Publishers used to hold the lock on distribution. Not so anymore.

Writers produce the product. Readers consume the product. They’re the most important two factors in the chain, but have traditionally been considered the two least important by the publishing houses.

Lead, follow, or get the hell out of the way.

Bob Mayer sold over 70,000 of his own e-books in July and grossed over $100,000.

The publishing business model is badly outmoded.

Don’t price your e-book over $9.98 on Amazon e-books or you’ll receive a 40% royalty instead of 70%. Otherwise you need to jump up to $19.98 per e-book. Find the sweet spot in pricing. $2.99, $3.99, $4.99.

You can promote your books from home, rather than in person, via social media. You will have to do the marketing yourself anyway in traditional publishing unless you’re a brand author.

Barnes & Noble isn’t renewing long term leases on property they don’t already own. They see the writing on the wall and are ready to start dumping stores.

90% of first novels don’t earn out.

Best promoter of a book is the author.

Unless you have a $500,000 advance, publishers will just throw your book out there and see what happens.

Print on Demand is the future of printed books.

Trade paperback is the fastest growing segment while the mass market paperback is a shrinking market.

Traditional publishing is techno phobic and static. The future is fluid and fast.

Kindle is like “cable on demand” for books. Instantly read what you want, when you want.

The Indie and small publishers are more adaptable to change.

Nonfiction readers tend to want print books because they like them as a reference tool.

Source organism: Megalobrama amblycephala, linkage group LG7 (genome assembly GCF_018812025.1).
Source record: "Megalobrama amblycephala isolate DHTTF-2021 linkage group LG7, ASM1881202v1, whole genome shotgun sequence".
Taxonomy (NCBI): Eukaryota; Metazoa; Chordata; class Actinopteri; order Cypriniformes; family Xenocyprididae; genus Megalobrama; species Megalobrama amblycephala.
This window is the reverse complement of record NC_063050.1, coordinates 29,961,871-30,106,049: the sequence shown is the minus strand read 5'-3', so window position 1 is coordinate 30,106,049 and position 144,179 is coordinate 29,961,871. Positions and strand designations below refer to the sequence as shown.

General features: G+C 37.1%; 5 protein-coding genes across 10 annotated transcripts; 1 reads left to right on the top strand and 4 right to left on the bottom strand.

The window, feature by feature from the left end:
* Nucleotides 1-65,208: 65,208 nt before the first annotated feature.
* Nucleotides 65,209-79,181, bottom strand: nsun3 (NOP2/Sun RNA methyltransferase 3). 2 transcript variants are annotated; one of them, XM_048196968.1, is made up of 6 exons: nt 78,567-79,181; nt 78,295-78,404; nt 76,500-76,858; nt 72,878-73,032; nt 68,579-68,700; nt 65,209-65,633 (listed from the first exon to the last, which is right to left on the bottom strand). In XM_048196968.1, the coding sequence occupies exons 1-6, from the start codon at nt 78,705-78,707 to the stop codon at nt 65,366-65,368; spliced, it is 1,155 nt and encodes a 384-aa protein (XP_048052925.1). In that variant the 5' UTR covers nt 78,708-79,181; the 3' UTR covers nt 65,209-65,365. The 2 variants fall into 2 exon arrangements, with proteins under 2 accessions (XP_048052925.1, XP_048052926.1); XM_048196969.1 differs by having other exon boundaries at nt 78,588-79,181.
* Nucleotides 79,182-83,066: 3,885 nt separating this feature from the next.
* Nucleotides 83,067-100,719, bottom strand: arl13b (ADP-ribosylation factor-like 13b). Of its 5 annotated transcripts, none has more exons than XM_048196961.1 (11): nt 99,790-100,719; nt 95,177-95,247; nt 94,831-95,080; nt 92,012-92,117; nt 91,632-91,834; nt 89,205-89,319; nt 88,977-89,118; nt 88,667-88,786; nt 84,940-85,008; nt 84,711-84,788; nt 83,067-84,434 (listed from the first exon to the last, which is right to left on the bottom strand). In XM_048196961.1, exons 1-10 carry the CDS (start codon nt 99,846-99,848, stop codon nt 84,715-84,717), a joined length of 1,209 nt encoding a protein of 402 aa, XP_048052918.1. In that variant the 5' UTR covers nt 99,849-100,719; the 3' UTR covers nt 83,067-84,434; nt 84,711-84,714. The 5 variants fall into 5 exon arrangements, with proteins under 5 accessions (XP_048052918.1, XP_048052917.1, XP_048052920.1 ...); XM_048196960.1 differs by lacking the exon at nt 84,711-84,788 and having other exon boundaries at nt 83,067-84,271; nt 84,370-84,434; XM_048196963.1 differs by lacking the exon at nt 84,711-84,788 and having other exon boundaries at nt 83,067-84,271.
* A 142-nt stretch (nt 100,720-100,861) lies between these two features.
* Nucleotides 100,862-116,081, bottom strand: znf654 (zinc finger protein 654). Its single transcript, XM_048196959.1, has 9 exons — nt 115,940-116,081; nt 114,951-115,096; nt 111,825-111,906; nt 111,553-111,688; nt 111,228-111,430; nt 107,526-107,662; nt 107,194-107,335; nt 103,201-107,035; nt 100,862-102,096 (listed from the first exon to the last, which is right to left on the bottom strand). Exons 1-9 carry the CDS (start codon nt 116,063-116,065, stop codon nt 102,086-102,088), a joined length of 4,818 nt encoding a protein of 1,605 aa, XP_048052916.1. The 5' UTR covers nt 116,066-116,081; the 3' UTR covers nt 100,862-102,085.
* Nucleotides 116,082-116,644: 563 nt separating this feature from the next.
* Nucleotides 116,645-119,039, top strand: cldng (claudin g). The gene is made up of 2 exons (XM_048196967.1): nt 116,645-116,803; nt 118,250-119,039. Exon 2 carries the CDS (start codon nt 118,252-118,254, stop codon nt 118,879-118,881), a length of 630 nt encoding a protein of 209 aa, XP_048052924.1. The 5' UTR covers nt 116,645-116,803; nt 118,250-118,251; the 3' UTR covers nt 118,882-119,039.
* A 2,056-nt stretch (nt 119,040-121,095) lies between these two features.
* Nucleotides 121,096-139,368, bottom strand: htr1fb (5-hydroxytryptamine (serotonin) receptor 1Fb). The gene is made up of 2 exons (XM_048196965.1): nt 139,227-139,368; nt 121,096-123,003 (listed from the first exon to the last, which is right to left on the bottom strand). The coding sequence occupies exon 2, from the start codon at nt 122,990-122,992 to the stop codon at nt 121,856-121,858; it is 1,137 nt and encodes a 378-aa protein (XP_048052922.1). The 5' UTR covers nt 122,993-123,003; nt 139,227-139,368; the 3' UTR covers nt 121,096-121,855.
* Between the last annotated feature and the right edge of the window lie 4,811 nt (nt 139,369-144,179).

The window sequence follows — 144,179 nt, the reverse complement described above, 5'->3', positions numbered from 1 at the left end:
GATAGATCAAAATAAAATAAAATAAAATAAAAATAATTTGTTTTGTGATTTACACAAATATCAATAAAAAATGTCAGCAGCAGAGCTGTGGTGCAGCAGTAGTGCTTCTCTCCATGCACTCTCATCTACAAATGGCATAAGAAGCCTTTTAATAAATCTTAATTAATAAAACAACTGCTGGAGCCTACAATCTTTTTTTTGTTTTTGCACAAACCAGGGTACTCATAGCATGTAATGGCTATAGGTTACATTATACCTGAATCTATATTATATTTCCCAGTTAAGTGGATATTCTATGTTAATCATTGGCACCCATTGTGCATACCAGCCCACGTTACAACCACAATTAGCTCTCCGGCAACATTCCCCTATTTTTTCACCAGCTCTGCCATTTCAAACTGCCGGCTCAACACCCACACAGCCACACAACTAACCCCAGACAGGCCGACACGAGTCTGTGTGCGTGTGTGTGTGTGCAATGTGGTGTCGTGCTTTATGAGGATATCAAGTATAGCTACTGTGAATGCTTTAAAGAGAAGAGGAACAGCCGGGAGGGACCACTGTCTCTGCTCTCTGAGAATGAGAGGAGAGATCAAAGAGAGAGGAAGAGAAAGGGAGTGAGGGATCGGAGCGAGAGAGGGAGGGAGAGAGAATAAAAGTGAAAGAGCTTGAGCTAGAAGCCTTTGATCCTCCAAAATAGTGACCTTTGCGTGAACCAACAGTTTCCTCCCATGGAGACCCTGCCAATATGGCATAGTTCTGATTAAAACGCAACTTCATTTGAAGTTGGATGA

The role of the agent is changing. They are becoming packagers.

Why would you need an agent?

  • If you want to be published in New York.
  • To help editorially
  • To handle the business of dealing with publishers
  • To help negotiate

Walmart is the #1 retailer of print books.

The espresso book making machine will save the indie bookstore. But indie bookstores let emotion get in the way. They must change, too, instead of ignoring reality.

Indie bookstores consider Kindle and Amazon their enemies, but they should only consider them competitors. All of them sell books.

Three books are key for new authors to break out.

Mid-list authors are jumping ship from traditional publishers. Their e-book royalty rate is awful.

Nobody truly self-publishes. It requires a lot of outsourcing and expenditure for editing and design.

You have more control over self-publishing but you also have more work. It’s as hard to succeed in self-publishing as it is in traditional publishing.

New York doesn’t understand the art of author promotion.

Readers don’t care where a book comes from. They don’t look on the spine of the book for the publisher.